Catholic Encyclopedia (1913)/Alexandria
An important seaport of Egypt, on the left bank of the Nile. It was founded by Alexander the Great to replace the small borough called Racondah or Rakhotis, 331 B.C. The Ptolemies, Alexander's successors on the throne of Egypt, soon made it the intellectual and commercial metropolis of the world. Cæsar who visited it 46 B.C. left it to Queen Cleopatra, but when Octavius went there in 30 B.C. he transformed the Egyptian kingdom into a Roman province. Alexandria continued prosperous under the Roman rule but declined a little under that of Constantinople.
When, after the treaty of October, 642, the Byzantines abandoned it to Amru, the Arab invaders hastened its ruin owing to the conqueror's impatience to build a new town, Cairo, and to transfer to it the government of Egypt henceforth a Mussulman province. The ruin had been great under the Arabians, but it became worse under the Turkish rule when the victories of Selim had subjugated the valley of the Nile in 1517. Bonaparte on the 2d of July, 1798, did not find more than 7,000 inhabitants in the town. Since then, thanks to the efforts of Mehemet Ali and to the great political and commercial events of the nineteenth century, the city of Alexandria has become once more the first port of the Eastern Mediterranean with 235,000 inhabitants.
Christianity was brought to Alexandria by the Evangelist St. Mark. It was made illustrious by a lineage of learned doctors such as Pantænus, Clement of Alexandria, and Origen; it has been governed by a series of great bishops amongst whom Athanasius and Cyril must be mentioned. Under Dioscurus, successor of Cyril, Eutychianism appeared and the native population saw in it an excellent means of freeing themselves from Byzantium. Their zeal for this heresy transformed the town into a battle-field where blood was shed more than once during the fifth, sixth, and seventh centuries. At last the patriarchal church of St. Mark found itself divided into two communions; the native Copts bound to error, and the foreign Greeks faithful to orthodoxy. After the Arabian conquest, the Greek patriarchate remained vacant for many years; at the time of the Byzantine emperors and under the Ottoman sultan its holders were obliged to live habitually at Constantinople. On the other hand, the Copt patriarchate transferred itself to Cairo and saw most of its disciples become Mussulmans. Today, owing to its commercial importance, Alexandria possesses within its walls every tongue and Christian race: Copts, Greeks, Latins, Armenians, Maronites, Syrians, Chaldeans, Protestants.
(1) The Copts, a small community, are divided into Monophysites and Catholics; the chief of the first is the Patriarch of Alexandria, and resides at Cairo; the chief of the latter is also Patriarch of Alexandria since Leo XIII created this title in favour of Mgr. Macaire, 19 June, 1899.
(2) The Greeks also form two groups, the so-called Orthodox and the Melchites. The Orthodox, separated from Rome, are divided into two factions which differ in language and origin, and live in enmity: on one side, the Hellenophones, many of whom are natives of the Greek kingdom; on the other, the Arabophones, subject to the Khedive or natives of Syria; all these have a patriarch of Greek tongue and race whose official residence is in the town, near the church of St. Sabas. The Melchites, united to Rome, are natives of Egypt and Syria; they are under the Patriarch of Alexandria, Antioch, Jerusalem, and all the East, but, as the prelate resides at Damascus, they are governed by a bishop who is vicar of the patriarchate.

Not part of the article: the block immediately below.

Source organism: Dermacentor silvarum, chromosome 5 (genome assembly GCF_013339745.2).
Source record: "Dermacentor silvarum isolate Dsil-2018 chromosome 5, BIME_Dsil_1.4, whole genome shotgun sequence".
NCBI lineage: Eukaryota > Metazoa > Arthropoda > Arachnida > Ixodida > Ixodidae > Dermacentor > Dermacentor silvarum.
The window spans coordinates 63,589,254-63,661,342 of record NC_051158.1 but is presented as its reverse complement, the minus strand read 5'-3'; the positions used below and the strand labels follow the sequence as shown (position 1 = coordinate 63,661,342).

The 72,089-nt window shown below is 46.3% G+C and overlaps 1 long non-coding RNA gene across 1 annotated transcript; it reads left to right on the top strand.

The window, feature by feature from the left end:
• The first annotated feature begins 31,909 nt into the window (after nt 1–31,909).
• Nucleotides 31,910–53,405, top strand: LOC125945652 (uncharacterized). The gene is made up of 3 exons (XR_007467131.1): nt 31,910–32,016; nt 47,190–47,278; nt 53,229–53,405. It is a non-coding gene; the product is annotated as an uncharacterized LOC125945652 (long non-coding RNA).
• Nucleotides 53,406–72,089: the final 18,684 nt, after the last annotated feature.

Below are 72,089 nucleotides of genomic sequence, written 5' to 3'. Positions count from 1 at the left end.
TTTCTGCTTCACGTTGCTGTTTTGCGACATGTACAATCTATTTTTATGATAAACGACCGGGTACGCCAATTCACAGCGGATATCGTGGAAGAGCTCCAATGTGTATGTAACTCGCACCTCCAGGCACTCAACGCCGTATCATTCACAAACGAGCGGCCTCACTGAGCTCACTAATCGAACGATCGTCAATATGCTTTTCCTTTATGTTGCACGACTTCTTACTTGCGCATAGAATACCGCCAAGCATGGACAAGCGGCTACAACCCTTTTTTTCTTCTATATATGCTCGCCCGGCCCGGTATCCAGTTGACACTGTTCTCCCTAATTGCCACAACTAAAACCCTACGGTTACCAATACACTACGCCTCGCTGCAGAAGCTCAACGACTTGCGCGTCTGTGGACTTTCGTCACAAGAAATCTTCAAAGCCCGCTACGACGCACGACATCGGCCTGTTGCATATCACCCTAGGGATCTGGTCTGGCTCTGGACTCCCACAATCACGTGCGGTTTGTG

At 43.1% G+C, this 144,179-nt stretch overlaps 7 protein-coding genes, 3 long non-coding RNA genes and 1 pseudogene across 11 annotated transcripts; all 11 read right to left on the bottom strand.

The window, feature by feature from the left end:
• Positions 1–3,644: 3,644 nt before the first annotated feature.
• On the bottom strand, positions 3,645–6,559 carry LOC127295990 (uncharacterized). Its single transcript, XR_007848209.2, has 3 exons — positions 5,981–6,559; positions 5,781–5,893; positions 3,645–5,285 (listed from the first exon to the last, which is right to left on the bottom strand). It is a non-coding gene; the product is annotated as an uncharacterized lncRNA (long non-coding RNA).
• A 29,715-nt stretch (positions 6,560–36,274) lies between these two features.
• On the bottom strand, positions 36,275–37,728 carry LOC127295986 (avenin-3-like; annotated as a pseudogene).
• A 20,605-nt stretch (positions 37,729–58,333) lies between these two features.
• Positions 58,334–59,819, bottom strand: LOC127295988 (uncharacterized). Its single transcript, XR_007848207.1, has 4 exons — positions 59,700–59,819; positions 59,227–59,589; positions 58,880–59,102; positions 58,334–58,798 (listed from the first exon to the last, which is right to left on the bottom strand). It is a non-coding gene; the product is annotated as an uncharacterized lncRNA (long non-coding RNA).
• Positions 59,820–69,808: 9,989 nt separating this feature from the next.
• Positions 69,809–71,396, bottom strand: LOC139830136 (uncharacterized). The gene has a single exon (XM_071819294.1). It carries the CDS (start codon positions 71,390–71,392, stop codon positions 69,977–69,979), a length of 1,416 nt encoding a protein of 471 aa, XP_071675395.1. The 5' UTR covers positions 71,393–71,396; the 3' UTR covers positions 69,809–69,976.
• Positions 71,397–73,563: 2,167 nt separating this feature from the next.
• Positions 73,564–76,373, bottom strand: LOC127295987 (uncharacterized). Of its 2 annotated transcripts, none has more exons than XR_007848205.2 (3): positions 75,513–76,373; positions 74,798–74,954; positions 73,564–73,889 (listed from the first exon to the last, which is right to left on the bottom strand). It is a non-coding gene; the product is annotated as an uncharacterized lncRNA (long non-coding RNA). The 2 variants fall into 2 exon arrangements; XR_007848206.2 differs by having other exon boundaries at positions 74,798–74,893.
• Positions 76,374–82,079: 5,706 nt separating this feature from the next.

(3) The Latins have no patriarch. A Latin patriarchate was created by the Crusaders who took Alexandria in 1202 and in 1367; but this patriarchate, established residentially from 1859 to 1866, is become again merely nominal. Now, nothing but an apostolical vicariate exists; the vicar, a member of the Friars Minor of St. Francis has specially under his direction the Europeans of foreign colonies.
(4) The Armenians are divided into Gregorians and Catholics; the latter have a Bishop of Alexandria who resides, however at Cairo; the Gregorians are subject to a simple vartabet.
(5) The Maronites, whose number is increasing every day, wish to constitute a diocese. In the meanwhile they are governed by priests appointed by the Patriarch of the Lebanon.
(6) To the 300 Syrian Catholics of Alexandria and Cairo, a chorepiscopus who resides in the latter town is given.
(7) Still less numerous, the United Chaldeans possess no special organization.
(8) The Protestants are represented at Alexandria by numerous sects; the Anglican Church has a community since the middle of the nineteenth century and a school; the Scotch Free Church has a church since 1867 and a school; the Evangelical Church of Germany, established in the town since 1857, opened a church in 1866 and a little school. But these are for foreign residents; the mission of the United Presbyterian Church of the United States has a church and two schools for the Copts (about 100 members). Moreover, most of the Protestant missions which work among the Copts of Upper Egypt have stations or lodgings at Alexandria.
We must say the same of every religious order of Catholic missionaries in Egypt. Several of these orders have scholastic establishments. The Jesuits direct the college of St. Francis Xavier. The Brothers of the Christian Schools conduct a college to which a school of arts and trades is attached. They have also free classes and different schools in various parts of the town. The education of young girls is conducted by different religious congregations, such as the Sisters of Charity, the Sisters of the Mother of God, and the Sisters of the Délivrande.